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Home >Money >Personal Finance >ELSS or NPS - a better tax saver? Experts say it depends on your IT bracket

ELSS and NPS are two different products with completely two different purposes but when it's time to decide where to invest we are often at two minds. This is simply because these are both equity-linked products that qualify for deduction u/s 80C of the IT Act. So how do you decide on the dilemma?

Be clear in your head what you are saving for.

To be clear-headed about your investment goal- i.e. short-term, mid-term or long-term goal or tax-saving, etc. - is half the battle won.

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For example, if you are planning to save taxes and have liquidity then "Beyond doubt, I find ELSS es much more sensible," says Abaneeta Chakraborty of Abanwill Consultants LLP.

In ELSS, after a lockin period of 3 years, the funds are available to you. In NPS, one has to figure out if one can do any premature withdrawals and there are conditions. Else at the age of 60, 60% of the corpus can be withdrawn tax-free but 40% has to be compulsorily taken as a taxable annuity.

Plus, ELSS funds are also better suited for long-term wealth creation, points out personal finance coach and Youtuber Paritosh Sharma: They are pure equity funds and remain invested almost up to 95-100% in equities over the long run.

On the other hand, the NPS investors cannot have more than 75% equity in their NPS portfolio allocation and the rest is in debt. Also, such a level of equity allocation is available only to people who are under the age of 35 and if they choose the NPS Active choice. As the years' pass, this limit gradually reduces by a few percentage points every year. So technically speaking NPS can never match the equity allocation of ELSS Funds.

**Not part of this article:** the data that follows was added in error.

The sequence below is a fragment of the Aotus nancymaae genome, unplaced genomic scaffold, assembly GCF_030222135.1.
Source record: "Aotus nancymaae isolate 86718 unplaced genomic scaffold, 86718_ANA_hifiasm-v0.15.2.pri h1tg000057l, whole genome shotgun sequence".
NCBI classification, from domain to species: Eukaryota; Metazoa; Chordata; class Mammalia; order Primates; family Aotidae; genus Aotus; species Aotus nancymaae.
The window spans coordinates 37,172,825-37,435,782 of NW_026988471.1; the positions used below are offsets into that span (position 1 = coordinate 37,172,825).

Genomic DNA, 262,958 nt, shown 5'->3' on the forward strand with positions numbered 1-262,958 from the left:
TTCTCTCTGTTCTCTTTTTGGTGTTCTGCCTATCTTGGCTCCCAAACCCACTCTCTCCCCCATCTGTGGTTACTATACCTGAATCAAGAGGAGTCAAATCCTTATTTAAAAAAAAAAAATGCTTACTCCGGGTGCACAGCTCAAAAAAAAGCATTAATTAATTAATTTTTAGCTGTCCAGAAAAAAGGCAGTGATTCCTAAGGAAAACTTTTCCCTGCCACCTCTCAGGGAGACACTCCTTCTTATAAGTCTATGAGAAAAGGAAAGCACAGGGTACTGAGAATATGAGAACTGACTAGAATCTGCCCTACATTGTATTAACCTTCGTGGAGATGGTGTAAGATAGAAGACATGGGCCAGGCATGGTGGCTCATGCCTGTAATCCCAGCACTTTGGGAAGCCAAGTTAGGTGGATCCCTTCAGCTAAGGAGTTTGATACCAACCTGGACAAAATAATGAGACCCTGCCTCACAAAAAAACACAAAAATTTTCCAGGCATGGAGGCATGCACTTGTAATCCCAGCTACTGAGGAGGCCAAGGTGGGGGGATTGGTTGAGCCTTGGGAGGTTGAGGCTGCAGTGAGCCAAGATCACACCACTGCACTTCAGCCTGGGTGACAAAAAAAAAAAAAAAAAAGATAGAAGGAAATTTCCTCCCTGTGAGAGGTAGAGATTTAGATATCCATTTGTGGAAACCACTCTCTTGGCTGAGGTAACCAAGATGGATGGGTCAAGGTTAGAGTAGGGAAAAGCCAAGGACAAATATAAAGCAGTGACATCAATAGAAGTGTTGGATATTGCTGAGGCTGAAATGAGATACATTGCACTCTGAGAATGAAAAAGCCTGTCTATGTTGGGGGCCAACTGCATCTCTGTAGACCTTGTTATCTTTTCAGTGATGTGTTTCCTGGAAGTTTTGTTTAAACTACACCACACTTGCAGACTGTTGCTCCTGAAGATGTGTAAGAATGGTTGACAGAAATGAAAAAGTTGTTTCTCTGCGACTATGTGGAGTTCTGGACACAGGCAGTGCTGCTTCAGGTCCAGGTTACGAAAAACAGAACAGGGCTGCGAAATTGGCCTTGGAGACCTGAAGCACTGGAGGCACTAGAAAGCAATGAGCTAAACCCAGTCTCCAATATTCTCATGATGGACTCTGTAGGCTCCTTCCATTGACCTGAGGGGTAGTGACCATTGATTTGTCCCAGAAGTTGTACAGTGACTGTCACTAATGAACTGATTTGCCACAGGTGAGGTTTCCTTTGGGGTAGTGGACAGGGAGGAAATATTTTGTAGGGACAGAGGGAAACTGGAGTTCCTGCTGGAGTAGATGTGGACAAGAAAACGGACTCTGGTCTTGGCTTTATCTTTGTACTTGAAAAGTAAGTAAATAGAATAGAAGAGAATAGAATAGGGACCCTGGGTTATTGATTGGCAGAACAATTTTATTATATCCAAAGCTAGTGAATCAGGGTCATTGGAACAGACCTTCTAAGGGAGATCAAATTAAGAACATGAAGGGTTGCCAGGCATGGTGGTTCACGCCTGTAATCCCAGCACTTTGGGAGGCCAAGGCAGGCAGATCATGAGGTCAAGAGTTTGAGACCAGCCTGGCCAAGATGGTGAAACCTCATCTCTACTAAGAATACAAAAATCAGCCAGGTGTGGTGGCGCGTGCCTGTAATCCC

So it can be said since equity is a long-term product, it can therefore be said that being a pure equity product ELSS can give better returns than NPS.

Further explaining the technicalities, Abaneeta says at the time of investing in ELSS, one knows one is investing in Equity and the tax structure. While doing an NPS however, the investor has to first choose the pension fund manager, then choose the asset allocation. In the allocation, there is an auto mode where equity allocation changes with the age – that model is debatable. And there is an active mode, where one needs to choose a mix of asset -classes. So that is 2 choices to make and a whole new KYC process.

The more choices the customer needs to make, the more the inertia. In behavioral finance, multiple steps to understand and enroll are called “Sludges" and we must get rid of them.

Renu Maheshwari, SEBI registered investment advisor, CEO, and principal advisor at Finzscholarz Wealth Managers LLP, meanwhile, strongly recommend NPS as a retirement tool.

NPS is an excellent retirement tool unless there is a liquidity issue she says adding: Plus, NPS also qualifies for an additional benefit of Rs. 50,000/- u/s 80 CCD(1B). This is over and above the deduction under 80C. Asset allocation for NPS can differ from person to person depending upon his/her age and stage of life.

Which is a better tax-saving option?

While deciding upon what is the best option to save taxes u/s 80 C, the investor should go back to the fundamentals of risk profile, financial goals and asset allocation.

If the allocation demands investing in equity we consider NPS and ELSS. If the client is in a lower-income/tax bracket and needs liquidity in the medium term, we recommend ELSS. If the client does not need liquidity in the medium to long term we recommend NPS, Maheswari opines.





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